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How to Vote This November

by Eleanor Withers

Photo by Element5 Digital on Unsplash.

With the U.S. Presidential election coming up on Nov. 3 and a global pandemic happening simultaneously, it can be difficult to find the correct information to make sure that your vote counts. Here are some helpful facts, instructions, options, and links to make the important process of political participation a bit easier to navigate.  

Need help registering to vote? Have you changed your permanent address, changed your name, or changed your political party, or need to update your voting ballot for any other reason? The deadline to do so is Oct. 19.  

To apply or update your information, you can print a voting registration form to send to your county elections office here, or fill out the form online here.

Want to know where your polling place is? Click here.

If you are a registered voter and do not wish to vote in person at the polling place on Nov. 3, you can receive your ballot in the mail and send it or deliver it to your county election office by 8 p.m. on Nov. 3. Unlike absentee ballots, you do not need a reason as to why you aren’t voting in person. 

Due to the pandemic, six states are switching to an all-mail voting system, only 16 states require some sort of reasoning to apply for absentee voting, and the rest of the U.S. (including Pennsylvania) offers in-person voting, as well as mail-in, with no reasoning necessary.  

Though there is some distrust in voting authenticity in the U.S., a 2017 study by the Brennan Center for Justice found that voting fraud overall in the U.S. is less than .001%. Heritage Foundation found that states that have relied on mail-in voting in the past, like Oregon, have reported only 14 fraudulent votes attempted by mail since 2000.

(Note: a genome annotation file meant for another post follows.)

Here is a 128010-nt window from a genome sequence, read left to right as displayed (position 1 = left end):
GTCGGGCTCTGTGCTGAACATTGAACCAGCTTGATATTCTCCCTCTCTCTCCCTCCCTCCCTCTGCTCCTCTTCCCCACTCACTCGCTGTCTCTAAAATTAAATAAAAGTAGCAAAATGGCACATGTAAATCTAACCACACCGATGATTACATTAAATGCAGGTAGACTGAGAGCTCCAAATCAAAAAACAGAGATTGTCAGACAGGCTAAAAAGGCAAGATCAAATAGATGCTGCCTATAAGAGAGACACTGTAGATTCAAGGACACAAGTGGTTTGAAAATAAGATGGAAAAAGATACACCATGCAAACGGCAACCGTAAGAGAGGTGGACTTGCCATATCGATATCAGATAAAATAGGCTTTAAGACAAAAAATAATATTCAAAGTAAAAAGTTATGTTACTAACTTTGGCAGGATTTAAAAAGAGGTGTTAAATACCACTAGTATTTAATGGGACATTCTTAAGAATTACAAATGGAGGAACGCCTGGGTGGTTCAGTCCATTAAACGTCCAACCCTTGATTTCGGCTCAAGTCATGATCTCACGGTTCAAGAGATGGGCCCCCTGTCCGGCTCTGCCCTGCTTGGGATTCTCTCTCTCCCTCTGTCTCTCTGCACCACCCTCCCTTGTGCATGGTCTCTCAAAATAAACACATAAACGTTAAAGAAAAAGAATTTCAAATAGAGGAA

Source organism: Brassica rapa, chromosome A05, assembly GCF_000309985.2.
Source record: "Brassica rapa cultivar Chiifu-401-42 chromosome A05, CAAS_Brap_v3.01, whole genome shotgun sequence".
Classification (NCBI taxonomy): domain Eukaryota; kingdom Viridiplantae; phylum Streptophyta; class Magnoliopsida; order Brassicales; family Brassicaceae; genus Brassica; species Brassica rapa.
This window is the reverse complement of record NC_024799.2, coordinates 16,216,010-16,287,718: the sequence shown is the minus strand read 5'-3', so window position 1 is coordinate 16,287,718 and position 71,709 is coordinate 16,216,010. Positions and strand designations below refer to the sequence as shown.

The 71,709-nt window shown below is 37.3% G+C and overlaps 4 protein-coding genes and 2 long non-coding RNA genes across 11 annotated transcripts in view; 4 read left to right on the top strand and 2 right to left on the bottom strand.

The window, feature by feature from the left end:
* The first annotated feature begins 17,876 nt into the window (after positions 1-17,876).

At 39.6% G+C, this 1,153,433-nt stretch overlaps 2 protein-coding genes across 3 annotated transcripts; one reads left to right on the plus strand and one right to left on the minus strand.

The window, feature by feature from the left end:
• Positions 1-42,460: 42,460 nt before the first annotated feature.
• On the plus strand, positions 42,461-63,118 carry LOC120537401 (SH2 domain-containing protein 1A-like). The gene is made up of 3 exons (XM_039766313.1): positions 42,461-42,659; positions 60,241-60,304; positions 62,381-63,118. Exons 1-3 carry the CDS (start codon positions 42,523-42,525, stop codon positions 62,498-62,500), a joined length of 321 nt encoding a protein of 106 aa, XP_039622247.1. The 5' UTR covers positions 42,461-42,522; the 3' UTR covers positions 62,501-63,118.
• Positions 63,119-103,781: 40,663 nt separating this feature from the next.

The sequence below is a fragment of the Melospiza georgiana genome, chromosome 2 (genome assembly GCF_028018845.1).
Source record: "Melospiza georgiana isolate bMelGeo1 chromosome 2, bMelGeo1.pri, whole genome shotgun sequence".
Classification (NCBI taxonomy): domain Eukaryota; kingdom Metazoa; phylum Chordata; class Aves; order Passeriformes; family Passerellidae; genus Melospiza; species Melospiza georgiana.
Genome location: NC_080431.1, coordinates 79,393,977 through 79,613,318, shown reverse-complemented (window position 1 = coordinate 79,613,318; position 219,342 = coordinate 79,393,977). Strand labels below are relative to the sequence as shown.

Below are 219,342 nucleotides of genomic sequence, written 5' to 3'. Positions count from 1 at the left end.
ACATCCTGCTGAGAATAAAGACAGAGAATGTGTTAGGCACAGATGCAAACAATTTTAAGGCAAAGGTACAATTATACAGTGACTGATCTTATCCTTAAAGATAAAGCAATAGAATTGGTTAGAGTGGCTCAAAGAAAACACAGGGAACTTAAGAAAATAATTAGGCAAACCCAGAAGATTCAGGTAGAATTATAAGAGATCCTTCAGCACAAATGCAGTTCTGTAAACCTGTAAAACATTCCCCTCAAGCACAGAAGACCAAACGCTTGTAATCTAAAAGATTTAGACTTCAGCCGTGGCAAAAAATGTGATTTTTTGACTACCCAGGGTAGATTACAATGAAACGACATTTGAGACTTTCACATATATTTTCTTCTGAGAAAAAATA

Applications for mail-in ballots must be at the county elections office by Oct. 27 at 5 p.m., so if you’re sending it through mail, allow at least a week before the deadline to ensure it arrives on time.  

Click here to sign up to receive a mail-in ballot in Pennsylvania. 

If you are a college student from out of state and know you are going to be away from your typical polling location, have a physical disability or illness that prevents you from going to the polling place, or are a member of the military, then you can file to receive an absentee ballot this election.  It is a similar form to the mail-in ballot form, and the deadlines are still the same.  You need to be a registered voter prior to filling out this form. 

You can apply for an absentee ballot here 

Suffragette Susan B. Anthony encouraged voters to participate by saying “someone struggled for your right to vote. Use it.”  

As National Geographic puts it, “your vote may not directly elect the president, but if your vote joins enough others in your voting district or county, your vote undoubtedly matters when it comes to electoral results.”

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